Jeff O'Handley, Author

Jeff O'Handley

The Doubting Writer Finds His Voice

Disqussion Stymied

Lately, I’ve been feeling unwanted.
Don’t worry, this is not another, “My query isn’t getting anywhere” post. And it’s not to complain about how no one is reading this blog, because a lot of you are—or at least you’re stopping here. I have no idea how many of you are really reading anything, but at least you’re dropping in. No, what’s making me feel lonely and unwanted is the growing number of blogs that use Disqus as a portal for interaction. I’m being frozen out.
Several times now, I’ve wanted to comment on a post, only to find myself stymied by the Disqus login. It’s the same sort of login you see on any number of blog pages, whether they’re powered by Blogger or WordPress or it’s some fancy, custom-built site using who-knows-what platform: screen name, e-mail, password. It even has little buttons along that sign-in that indicate you can sign in using your Disqus, Facebook, Twitter, or Google accounts. However, if you try to sign in using one of those non-Disqus identities, it either asks you to register, or it asks permission to gain access to your Facebook or Twitter.
Now, the registration for Disqus looks pretty innocuous. My info—screen name and e-mail—is already filled in. All I have to do is fill in a password and click the ‘register’ button, but I hesitate. Why? Because I know nothing about Disqus, and I’m not going to sign up for one of these third-party things without knowing what they’re all about, or what they’re going to do with my info. On the registration form is a link title ‘benefits of Disqus’, but to be honest, it’s a very short list. As far as I can tell, Disqus is some sort of comment management system, like a HootSuite for comments, that allows you to check on and participate in blog commentary without having to leave the comfort of the Disqus program (and most of this was learned from googling the name; about the only thing I learned from the Disqus website is that it’s staffed by a bunch of kids who get to play foosball in the office, at least on photo day).
You’re not going to mess with him, are you?
Maybe this is a ‘Get off my lawn’ reaction, but I’m just not seeing how this program benefits the people who install Disqus on their blogs, how it would benefit me (except that, apparently a lot of people are using it, and if I want to be heard in those places, I’m going to have to do it), and, finally, I don’t see the benefit to those foosball playing kids in the Disqus home office in San Francisco. They must be getting something out of it, but since there’s nothing on their site that tells me what it is, they ain’t getting anything from me.
Disqus is supposed to facilitate discussion. For me, right now, it’s keeping me out of the loop.
Do you use Disqus? Does it help? And what are we signing up for? Have a great weekend!
Oh, by the way, the Phytophotodermatitis looks a LOT better.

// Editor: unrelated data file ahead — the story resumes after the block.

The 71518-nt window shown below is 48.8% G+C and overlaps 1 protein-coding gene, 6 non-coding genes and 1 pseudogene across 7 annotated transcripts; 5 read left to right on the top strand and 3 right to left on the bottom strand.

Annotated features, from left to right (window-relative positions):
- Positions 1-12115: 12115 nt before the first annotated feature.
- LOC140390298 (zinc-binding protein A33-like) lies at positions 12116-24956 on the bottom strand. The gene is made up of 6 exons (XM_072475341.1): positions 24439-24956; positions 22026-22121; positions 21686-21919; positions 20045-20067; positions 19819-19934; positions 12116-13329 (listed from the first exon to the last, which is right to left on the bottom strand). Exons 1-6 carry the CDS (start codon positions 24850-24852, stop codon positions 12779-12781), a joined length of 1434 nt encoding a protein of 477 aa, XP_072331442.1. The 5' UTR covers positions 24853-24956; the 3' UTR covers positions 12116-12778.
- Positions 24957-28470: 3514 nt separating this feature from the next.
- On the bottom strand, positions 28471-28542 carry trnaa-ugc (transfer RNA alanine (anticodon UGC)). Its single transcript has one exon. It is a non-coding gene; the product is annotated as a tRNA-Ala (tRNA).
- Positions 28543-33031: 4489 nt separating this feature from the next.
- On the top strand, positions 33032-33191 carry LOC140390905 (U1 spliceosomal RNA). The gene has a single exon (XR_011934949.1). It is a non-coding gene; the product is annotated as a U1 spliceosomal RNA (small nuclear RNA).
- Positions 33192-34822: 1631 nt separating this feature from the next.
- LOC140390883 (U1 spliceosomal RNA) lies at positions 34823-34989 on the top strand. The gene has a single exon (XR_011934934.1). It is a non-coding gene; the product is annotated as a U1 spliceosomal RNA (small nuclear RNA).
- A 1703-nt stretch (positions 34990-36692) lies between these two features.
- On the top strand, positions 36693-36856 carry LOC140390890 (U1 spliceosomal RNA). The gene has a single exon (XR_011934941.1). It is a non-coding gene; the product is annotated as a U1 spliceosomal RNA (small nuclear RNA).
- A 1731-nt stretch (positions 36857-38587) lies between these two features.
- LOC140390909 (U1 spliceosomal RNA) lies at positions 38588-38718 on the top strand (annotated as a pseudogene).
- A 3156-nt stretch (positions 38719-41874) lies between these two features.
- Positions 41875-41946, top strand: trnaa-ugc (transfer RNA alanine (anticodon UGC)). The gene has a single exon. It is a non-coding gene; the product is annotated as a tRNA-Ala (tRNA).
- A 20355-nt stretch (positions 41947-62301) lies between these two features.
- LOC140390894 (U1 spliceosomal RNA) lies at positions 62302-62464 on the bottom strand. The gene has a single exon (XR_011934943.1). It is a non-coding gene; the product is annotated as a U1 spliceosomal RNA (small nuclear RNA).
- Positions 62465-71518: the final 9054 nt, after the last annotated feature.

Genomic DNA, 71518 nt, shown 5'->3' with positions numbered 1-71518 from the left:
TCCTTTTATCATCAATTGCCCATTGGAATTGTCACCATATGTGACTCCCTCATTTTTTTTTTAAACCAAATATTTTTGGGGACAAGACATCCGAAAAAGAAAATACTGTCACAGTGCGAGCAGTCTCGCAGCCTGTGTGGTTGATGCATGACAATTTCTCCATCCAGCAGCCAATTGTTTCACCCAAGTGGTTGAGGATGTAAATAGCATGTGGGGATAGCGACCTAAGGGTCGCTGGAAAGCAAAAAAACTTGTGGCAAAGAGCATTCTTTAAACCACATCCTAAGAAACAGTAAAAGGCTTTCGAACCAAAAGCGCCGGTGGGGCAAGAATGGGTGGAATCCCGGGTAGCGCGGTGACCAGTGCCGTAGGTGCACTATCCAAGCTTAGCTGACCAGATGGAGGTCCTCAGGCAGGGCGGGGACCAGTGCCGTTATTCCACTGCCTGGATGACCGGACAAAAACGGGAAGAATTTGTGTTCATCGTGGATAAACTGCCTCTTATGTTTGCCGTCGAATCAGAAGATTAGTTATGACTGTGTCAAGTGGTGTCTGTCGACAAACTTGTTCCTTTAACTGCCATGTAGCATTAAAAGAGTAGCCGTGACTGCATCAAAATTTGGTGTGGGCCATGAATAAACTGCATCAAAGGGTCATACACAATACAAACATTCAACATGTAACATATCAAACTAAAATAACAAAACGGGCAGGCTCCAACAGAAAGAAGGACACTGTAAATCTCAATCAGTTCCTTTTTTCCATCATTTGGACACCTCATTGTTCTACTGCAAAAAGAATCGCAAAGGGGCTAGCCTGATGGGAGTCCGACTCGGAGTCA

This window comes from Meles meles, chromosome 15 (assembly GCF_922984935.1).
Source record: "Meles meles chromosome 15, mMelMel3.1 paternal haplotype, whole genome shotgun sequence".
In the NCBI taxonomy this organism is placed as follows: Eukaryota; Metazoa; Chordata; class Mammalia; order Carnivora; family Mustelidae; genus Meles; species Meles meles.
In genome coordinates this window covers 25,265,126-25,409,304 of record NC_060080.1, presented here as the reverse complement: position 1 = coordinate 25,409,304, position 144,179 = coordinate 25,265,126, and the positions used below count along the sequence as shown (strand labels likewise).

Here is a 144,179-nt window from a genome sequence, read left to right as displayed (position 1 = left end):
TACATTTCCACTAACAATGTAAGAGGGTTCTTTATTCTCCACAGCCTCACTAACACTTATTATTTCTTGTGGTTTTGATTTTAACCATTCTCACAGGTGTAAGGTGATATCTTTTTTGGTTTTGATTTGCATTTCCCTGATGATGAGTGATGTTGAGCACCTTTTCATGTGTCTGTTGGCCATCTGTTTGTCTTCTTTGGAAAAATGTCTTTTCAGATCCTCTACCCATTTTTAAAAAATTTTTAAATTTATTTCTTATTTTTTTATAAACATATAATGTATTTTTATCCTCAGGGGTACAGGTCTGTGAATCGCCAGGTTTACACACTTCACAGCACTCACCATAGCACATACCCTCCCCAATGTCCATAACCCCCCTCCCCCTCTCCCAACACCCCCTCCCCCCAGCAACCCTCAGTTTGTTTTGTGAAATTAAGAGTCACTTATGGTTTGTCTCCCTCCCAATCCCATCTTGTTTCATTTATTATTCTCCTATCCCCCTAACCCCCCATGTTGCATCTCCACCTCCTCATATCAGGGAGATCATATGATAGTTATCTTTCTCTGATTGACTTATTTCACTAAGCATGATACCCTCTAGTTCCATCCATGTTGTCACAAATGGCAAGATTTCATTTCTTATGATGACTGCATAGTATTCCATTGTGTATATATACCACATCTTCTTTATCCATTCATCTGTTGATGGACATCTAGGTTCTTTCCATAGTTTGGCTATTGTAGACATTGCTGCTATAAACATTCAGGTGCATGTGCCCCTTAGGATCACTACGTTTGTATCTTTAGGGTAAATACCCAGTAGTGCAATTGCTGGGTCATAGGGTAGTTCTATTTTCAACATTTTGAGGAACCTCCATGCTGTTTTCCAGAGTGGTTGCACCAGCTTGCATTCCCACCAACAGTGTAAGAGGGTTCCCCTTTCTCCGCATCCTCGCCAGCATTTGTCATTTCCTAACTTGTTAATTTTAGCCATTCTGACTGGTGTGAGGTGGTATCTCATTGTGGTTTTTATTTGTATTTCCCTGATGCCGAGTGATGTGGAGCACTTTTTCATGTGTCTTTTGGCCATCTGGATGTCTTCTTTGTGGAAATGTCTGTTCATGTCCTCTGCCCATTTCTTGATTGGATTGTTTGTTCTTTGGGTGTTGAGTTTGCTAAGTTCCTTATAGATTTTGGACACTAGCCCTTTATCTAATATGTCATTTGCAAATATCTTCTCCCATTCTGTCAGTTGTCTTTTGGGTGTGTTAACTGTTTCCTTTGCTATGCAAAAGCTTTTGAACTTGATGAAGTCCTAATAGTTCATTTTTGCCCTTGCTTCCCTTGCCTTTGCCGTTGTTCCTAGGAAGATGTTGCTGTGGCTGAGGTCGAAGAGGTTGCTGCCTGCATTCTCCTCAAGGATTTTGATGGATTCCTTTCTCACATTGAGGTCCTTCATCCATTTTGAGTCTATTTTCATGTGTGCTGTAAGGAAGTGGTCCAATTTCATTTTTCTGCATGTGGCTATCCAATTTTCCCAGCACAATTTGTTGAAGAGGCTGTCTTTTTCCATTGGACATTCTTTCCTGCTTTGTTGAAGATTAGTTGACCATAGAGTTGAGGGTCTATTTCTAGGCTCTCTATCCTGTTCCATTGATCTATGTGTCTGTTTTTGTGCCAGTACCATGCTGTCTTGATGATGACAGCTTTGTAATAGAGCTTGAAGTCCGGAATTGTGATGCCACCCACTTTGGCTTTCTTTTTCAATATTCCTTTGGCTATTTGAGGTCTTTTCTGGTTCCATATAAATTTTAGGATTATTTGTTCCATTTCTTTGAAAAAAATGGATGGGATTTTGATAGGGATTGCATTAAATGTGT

10 Responses

  1. I signed up so I could start commenting on blogs. I figured, from what little info they wanted, it was fairly harmless. *shrugs* I was unaware of the ability to comment without going to the blog. I did notice the emails I get with a copy of my comment(s) and the reply. I kinda like that.

    Jami Gold wrote a great post on commenting systems and why bloggers might want them. Maybe this will help…

  2. I haven't run into Discus yet. What I hate is bloggers who only take Google+. It's a blogger account (it says blogspot in their url). I have a blogger account. Yet I can't comment, because they only take Google+ members. Really???

    I say if a blogger wants comments, they should be open to anyone. If not, well, I don't need to waste my time with them. I have too many accounts now to try and keep track of.

  3. I say set up your blog how you want but be prepared that the less options you have, the less likely people will comment. Which I think is just fine since each person has the right to choose how their blog runs. JeffO you can decide to comment however you like, if Disqus isn't for you feel free to turn in the opposite direction.

  4. Disqus doesn't bother me – but Google+ …WTF is that rubbish. Get sucked in there and you never escape the blog you wanted to comment on.

  5. Oops – typo in the last one. I agree with you – those requirement often turn me off too. I've found myself not leaving comments on those blogs because I don't want to sign up or register

  6. Before Nancy talked me into coming over to Blogger, I had a blog only on my website and I had to use Disqus in order to allow people to comment. It was a nightmare. I didn't even bother reinstalling it when I changed over to my new website. And yeah, Google+ is a complete waste of virtual space.

  7. I stop trying to comment if it becomes difficult. What I'd like to do is always comment with my email address & a website address. I maintain several blogs and may wish to link to a different one depending on where I'm commenting. For instance, I came over to your blog from, where you left a comment for me… but my only options here are to "comment as" and so I'm selecting what I'm already logged into, which is WordPress… which will show me as Curiosity Cat instead of Writer for Life. Didn't stop me though. 😉

  8. You know, it occurred to me at some point while I was writing this that I was making a big assumption, namely that Blogger was a 'welcome all' sort of platform when it comes to comments. This gives me a reason to go back in and check all my settings and make sure I've got things the way I want them. Thanks for stopping and commenting!

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